When applying to PGY1 residency programs as a fourth-year pharmacy student, I wasn’t sure if I would regret my decision. I will describe my life in words so you can visualize why I had built-up anxiety up until that moment. When I was accepted into pharmacy school in the fall of 2016, I was being questioned by Muslims in the Arab American community about whether I wanted to continue my education. At that time, I was almost 22, and most of my Arab female classmates were engaged or married, or they already had children; I was still single. I chose to pursue an education in the health care field and was determined to receive a doctorate degree. Luckily, I got engaged in August 2017, a couple of weeks before starting pharmacy school, and the community’s concern for why I was still single ended for a short time.
I was at the University of Illinois at Chicago’s College of Pharmacy, and my fiancé was a pharmacy student at the Midwestern University Chicago College of Pharmacy. Fast forward to the summer after the P2 year: we traveled to Palestine and got married in June 2019. Everything was exactly right. I was proud, happy, and full of joy that my life was coming together. I had my hands on both the career and the man of my dreams. However, several months after getting married, I started getting the popular questions, “Are you pregnant?” “Are you expecting?” “When are you planning to have kids?” These questions reopened the circle I thought I had closed, and now I had an empty space that I felt pressure to fill. Come residency application season of the P4 year, I had been married for 2 years and was still not ready to have children. I didn’t want to sell my career path short to please those around me, despite always wanting to be a “young” mom.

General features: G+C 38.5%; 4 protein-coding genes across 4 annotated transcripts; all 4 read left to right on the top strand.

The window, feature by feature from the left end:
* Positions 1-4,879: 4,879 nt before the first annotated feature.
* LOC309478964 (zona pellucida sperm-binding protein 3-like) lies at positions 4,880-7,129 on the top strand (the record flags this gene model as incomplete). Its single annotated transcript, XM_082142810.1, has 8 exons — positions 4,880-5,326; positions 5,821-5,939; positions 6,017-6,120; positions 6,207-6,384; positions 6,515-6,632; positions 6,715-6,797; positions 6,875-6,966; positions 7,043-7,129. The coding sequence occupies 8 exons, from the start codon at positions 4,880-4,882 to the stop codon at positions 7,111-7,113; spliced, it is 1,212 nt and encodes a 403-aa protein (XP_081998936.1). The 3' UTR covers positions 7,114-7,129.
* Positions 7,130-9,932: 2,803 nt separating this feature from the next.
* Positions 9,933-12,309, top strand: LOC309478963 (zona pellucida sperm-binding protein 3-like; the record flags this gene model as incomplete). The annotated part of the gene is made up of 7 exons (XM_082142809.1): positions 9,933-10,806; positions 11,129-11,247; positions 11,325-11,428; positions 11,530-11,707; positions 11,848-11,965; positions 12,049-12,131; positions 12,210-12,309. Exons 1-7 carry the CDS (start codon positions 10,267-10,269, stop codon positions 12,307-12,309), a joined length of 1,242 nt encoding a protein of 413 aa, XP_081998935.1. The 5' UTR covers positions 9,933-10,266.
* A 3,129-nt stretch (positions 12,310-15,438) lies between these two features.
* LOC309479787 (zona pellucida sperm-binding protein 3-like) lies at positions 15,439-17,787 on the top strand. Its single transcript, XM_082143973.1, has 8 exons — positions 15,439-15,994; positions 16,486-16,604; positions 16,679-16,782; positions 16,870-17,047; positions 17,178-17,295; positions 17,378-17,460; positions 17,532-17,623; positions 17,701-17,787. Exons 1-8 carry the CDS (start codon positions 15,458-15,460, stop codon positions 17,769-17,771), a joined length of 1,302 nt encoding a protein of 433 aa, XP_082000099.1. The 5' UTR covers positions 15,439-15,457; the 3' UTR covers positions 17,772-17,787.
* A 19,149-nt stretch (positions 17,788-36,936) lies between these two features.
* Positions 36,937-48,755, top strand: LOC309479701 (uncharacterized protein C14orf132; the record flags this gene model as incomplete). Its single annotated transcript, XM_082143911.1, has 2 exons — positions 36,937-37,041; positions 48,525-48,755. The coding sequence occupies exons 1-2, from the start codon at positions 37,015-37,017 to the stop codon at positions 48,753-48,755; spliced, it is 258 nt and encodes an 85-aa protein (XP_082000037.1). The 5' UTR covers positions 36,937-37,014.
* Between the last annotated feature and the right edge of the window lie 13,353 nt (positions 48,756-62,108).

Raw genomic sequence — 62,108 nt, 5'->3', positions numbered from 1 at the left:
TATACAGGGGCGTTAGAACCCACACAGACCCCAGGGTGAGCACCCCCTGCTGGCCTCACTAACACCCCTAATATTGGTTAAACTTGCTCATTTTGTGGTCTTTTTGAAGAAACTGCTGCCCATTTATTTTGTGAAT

If I got accepted into residency, this would mean I would postpone trying to have a baby by at least 1 more year. This was a risk I was willing to take, despite all the discouragement I received from those around me. I matched to my No. 1 choice on Match Day, and I knew this was the best decision I could have made for myself. I started residency and was content with my choice. Unfortunately, in August of my PGY1 residency, I ended up getting a cystectomy and oophorectomy. At this moment, I was starting to think I had made the wrong decision, and I began to worry that I wouldn’t be able to conceive after having one of my ovaries removed. My program director and co-residents all knew of this struggle and helped me get through the year by providing me with both encouragement and support. With that, I decided to early commit to the PGY2 ambulatory care program and started to believe that everything happens for a reason and everything in my life would fall into place at the right time.
In September of my PGY2 year, I took a pregnancy test, and it was positive! This was assurance that, despite everything that had seemed to work against me, waiting to conceive had been worth it. But I had to break the news to my program director because my due date is May 2023, before the end of my residency, and I was scared and didn’t know how she would react. When I told her, her response was as simple as “Congratulations! I am happy for you, and we will figure it out together.”